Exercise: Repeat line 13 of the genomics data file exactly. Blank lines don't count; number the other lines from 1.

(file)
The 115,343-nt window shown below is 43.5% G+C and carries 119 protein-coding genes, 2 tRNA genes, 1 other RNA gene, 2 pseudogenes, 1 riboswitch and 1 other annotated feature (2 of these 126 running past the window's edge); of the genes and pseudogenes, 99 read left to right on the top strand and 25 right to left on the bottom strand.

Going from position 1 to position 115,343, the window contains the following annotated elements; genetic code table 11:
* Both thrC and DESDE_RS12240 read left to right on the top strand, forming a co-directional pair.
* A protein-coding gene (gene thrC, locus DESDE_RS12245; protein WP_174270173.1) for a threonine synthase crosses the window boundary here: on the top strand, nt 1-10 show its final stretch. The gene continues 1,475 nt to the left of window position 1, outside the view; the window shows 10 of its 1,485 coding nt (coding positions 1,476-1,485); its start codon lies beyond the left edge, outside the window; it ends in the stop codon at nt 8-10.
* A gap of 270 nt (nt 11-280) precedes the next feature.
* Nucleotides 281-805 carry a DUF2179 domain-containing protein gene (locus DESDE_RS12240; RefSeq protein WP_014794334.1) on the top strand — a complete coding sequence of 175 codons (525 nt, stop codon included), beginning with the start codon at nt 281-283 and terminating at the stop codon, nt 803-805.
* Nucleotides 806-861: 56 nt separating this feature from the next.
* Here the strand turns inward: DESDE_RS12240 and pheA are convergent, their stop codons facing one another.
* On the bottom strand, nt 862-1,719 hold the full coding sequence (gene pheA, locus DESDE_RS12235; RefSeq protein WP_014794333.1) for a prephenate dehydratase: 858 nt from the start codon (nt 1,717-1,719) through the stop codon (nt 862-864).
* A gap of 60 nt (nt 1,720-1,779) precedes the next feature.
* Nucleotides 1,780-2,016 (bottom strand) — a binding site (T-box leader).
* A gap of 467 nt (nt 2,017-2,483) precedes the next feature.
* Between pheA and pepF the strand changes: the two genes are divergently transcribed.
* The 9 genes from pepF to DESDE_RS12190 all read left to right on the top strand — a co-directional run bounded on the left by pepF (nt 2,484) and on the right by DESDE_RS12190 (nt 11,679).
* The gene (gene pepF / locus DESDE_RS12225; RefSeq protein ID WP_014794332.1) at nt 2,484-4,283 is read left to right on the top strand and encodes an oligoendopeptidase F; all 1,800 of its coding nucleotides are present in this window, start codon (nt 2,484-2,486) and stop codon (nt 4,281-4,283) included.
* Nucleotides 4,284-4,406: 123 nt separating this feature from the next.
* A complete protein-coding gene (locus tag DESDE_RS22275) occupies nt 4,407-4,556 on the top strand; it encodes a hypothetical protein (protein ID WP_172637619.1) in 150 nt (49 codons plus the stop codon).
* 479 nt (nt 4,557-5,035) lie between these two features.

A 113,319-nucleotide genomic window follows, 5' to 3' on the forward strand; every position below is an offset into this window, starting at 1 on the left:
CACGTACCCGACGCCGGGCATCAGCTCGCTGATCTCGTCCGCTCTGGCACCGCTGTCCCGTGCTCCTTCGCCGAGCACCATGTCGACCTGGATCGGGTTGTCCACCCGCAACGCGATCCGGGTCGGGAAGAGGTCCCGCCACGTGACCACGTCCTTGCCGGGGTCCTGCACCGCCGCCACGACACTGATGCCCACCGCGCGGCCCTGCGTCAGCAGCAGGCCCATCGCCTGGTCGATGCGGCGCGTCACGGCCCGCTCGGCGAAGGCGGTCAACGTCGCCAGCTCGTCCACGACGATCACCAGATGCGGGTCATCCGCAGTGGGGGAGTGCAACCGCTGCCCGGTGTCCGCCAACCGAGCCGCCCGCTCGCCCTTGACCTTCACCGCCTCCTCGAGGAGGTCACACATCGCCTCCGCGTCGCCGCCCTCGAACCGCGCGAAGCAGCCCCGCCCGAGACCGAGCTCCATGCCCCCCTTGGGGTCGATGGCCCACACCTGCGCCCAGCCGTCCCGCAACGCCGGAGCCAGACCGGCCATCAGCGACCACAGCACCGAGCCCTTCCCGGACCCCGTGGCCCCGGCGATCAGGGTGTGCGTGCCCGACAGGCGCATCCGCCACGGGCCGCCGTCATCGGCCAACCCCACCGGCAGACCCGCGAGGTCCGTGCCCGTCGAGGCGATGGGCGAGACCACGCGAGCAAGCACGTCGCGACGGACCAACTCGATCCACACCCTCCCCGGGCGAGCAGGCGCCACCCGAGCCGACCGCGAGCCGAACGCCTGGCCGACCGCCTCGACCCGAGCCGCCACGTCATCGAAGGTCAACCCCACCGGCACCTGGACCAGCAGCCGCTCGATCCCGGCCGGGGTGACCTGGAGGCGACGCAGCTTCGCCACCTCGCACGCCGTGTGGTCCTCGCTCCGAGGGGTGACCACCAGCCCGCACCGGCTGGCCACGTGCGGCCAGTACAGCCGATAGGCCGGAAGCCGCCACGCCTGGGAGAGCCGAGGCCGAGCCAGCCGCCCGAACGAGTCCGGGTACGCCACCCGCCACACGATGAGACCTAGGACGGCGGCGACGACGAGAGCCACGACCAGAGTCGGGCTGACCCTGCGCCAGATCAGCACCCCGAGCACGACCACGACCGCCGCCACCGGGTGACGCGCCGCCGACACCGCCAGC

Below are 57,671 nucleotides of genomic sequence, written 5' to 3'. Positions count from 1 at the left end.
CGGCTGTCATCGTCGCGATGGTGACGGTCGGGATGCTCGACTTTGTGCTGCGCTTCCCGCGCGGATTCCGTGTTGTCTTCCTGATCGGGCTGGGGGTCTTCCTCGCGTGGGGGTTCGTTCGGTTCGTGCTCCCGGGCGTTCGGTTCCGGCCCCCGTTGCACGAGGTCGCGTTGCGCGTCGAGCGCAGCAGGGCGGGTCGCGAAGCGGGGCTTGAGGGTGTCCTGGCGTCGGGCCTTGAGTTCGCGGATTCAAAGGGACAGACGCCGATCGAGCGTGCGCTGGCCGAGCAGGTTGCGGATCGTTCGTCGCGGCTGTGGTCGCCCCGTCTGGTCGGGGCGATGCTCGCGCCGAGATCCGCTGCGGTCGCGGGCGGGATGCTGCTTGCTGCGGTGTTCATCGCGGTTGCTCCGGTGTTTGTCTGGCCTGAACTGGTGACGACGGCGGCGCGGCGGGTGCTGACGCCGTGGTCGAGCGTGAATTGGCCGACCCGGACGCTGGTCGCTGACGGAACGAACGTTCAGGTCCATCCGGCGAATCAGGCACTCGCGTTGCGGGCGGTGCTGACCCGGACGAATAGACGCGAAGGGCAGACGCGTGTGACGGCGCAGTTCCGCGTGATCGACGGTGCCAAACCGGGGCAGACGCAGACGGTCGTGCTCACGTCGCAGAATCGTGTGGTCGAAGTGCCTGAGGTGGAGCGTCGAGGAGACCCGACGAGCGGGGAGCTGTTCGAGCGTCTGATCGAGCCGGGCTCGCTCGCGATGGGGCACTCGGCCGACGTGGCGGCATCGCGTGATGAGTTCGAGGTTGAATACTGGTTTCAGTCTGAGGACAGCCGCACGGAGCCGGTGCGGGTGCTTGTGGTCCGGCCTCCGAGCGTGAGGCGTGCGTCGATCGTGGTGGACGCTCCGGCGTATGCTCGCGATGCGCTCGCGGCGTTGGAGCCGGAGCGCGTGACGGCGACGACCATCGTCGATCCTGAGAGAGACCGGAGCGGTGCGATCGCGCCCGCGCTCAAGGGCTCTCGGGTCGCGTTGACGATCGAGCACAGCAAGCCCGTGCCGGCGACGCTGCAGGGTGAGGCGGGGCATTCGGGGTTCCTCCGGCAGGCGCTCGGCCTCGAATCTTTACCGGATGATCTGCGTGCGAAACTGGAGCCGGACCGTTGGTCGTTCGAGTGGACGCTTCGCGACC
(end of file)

* Between pheA and pepF the strand changes: the two genes are divergently transcribed.